Sunday, January 22, 2012

New Beginnings...

It is the start of a new year!  It has been 4 or 5 months since I last posted to this blog, but as usual I will play a bit of catch-up.  I haven't made too many beers in the last few months, and there are many excuses (temporary alcoholic psycho roommate, seasonal job loading trucks/helping deliver packages at UPS, spending as little money as possible, etc).  I have been a part of a couple of brews a friend made (in as far as it was mostly brewed on my equipment and I have been drinking a lot of the end-product).  At the start of this month I did make one beer that would be normal to any one else. 

This beer has been dubbed "Moving Day Dark Ale" (or MDDA) and is exactly that.  I assembled enough ingredients from the left-overs on my shelves and had a go at a 6.5%ish stoutish porterish kinda thing.  This was about as far as the knowledge of the ingredients goes as well.  I learned I need to do a better job labeling.  MDDA likely has about 1.5 pounds of flaked oats, half a pound of black patent, half a pound of chocolate malt, and a total of two pounds of various crystal malts, biscuit, special B, maris otter, and a few others.  All this was supplemented by a few pounds of dried malt extract, which was half light, a quarter amber, and a quarter dark.  The only ingredients I had to buy were a couple of ounces of willamette hops and a pack of yeast.  I procrastinated a bit on bottling and instead filled my keg.  There isn't room for a keg in our fridge so instead it goes outside on cold nights for its momentary enjoyment. 

The reason for this supply eater of a beer was to make a move a little easier.  The same goes for the use of a keg instead of bottles... It is much easier to move one 5 gal keg than a bunch of bottles not to mention the keg can get rolled around in the back of a moving truck.

New Orleans has been a wonderful city.  I found myself planning my beers out more than ever while living there.  In part this is due to the insanely hot summer days.  It is a real challenge to find a cool spot in an old shotgun style house when it is 100+ degrees outside.  The city has a lot going for it.  With NOLA Brewing, Avenue Pub, and all the start-ups that are likely to pop up in the coming year, it will be a great destination for brewers and enthusiasts alike to visit.  There is a great thing about New Orleans and its people; everything is done with just a bit more flare.  I can't wait to try out a recipe for a Cajun IPA or Creole Triple.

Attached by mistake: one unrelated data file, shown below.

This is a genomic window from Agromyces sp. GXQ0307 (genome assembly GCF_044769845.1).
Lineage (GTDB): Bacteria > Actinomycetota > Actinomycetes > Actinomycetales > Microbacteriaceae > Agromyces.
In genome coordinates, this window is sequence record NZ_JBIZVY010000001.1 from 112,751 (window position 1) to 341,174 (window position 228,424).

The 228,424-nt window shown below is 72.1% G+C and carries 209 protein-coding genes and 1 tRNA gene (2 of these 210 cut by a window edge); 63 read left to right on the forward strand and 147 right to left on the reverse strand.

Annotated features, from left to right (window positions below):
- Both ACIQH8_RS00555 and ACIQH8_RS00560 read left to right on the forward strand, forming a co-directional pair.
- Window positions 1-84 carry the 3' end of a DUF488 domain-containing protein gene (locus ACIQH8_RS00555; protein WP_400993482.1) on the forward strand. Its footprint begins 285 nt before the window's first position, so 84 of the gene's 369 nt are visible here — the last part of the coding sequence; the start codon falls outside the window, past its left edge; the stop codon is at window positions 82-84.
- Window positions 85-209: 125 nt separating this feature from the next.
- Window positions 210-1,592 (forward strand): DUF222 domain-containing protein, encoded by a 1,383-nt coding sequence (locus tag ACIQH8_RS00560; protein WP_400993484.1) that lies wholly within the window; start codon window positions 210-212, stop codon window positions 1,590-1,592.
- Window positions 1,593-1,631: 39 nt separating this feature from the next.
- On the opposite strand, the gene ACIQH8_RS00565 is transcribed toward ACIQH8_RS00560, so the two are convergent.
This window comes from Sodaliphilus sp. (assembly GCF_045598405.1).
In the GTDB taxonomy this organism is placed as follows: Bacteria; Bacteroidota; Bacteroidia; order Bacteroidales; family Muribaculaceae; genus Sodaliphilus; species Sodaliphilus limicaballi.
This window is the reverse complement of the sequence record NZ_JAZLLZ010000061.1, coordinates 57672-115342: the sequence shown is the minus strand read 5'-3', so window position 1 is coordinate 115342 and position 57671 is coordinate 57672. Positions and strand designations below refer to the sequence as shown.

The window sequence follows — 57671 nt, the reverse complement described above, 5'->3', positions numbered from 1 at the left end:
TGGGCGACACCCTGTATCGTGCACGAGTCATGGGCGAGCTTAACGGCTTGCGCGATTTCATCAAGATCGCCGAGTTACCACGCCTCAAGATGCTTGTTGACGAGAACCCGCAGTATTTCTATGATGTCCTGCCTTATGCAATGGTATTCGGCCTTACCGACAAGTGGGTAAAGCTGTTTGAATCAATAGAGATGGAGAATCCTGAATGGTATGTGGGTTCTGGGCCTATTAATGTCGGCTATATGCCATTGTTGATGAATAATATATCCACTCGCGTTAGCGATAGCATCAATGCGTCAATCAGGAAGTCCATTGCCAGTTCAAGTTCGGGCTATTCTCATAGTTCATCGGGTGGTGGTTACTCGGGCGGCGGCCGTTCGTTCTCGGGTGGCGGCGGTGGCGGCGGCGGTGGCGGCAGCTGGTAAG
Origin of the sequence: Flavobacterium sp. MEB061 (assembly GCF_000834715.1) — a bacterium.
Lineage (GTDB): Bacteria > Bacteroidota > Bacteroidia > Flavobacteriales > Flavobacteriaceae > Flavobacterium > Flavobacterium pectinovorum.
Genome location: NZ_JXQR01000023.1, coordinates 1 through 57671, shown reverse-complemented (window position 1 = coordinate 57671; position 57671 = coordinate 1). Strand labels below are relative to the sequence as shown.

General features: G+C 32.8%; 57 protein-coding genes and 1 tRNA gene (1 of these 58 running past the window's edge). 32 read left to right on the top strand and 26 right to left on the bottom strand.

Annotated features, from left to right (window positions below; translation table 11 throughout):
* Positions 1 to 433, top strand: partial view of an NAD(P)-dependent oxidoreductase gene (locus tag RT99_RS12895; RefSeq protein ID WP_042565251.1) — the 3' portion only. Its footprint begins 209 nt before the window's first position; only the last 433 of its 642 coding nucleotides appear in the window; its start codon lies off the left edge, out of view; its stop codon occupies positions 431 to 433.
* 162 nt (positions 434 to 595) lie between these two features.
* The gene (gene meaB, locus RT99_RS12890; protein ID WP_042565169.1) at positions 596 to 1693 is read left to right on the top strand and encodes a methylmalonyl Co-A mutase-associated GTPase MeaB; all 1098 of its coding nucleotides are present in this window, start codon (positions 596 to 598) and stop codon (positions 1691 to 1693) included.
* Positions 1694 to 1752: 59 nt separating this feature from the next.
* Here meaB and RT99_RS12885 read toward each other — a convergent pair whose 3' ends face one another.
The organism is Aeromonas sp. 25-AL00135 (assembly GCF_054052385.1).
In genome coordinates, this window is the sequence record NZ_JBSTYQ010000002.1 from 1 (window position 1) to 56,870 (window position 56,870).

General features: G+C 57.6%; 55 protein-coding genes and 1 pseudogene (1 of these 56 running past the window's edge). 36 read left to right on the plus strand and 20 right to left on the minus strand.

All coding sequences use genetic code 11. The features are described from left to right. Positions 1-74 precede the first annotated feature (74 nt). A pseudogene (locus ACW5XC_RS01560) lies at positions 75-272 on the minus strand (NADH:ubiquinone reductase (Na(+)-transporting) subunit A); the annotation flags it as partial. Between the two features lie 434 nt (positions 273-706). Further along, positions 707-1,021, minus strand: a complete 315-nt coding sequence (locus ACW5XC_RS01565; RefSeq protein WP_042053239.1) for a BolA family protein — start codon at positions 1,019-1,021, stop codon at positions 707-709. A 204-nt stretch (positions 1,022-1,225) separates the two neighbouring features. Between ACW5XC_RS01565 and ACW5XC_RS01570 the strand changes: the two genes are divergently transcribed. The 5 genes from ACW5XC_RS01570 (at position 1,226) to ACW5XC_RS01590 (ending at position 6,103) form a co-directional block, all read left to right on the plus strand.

That said, where did I move? AUSTIN, TEXAS! well, Round Rock, but it is pretty much AUSTIN!

I have returned to a city where beer is held in high regard.  The homebrew stores are bigger as are the beers.  There are a lot of micro-breweries and brewpubs.  There are stores for beer, wine, and spirits bigger than my old high school's gym.  It is a great place to learn more, and I really hope to use it as such.  I am making an effort to make more beers here.  Not just more beers, but also to fine-tune a few of my favorites and enter more competitions.  Also, after I figure out what my work schedule will be like, I will join a local homebrew club to learn from its members and meet some fellow brewers.  I am quite excited to get going here.

I have the ingredients for my first beer to be made in my new home.  Its is a Rogue Brutal Bitter kit with a few hop substitutes and improvements.  I will be able to do it as soon as I locate the rest of my brewing supplies currently still in boxes.  Pictures of everything will be added in a few days after I figure out where things are and muster up some will-power to unpack more.  Until then, have a good one. 

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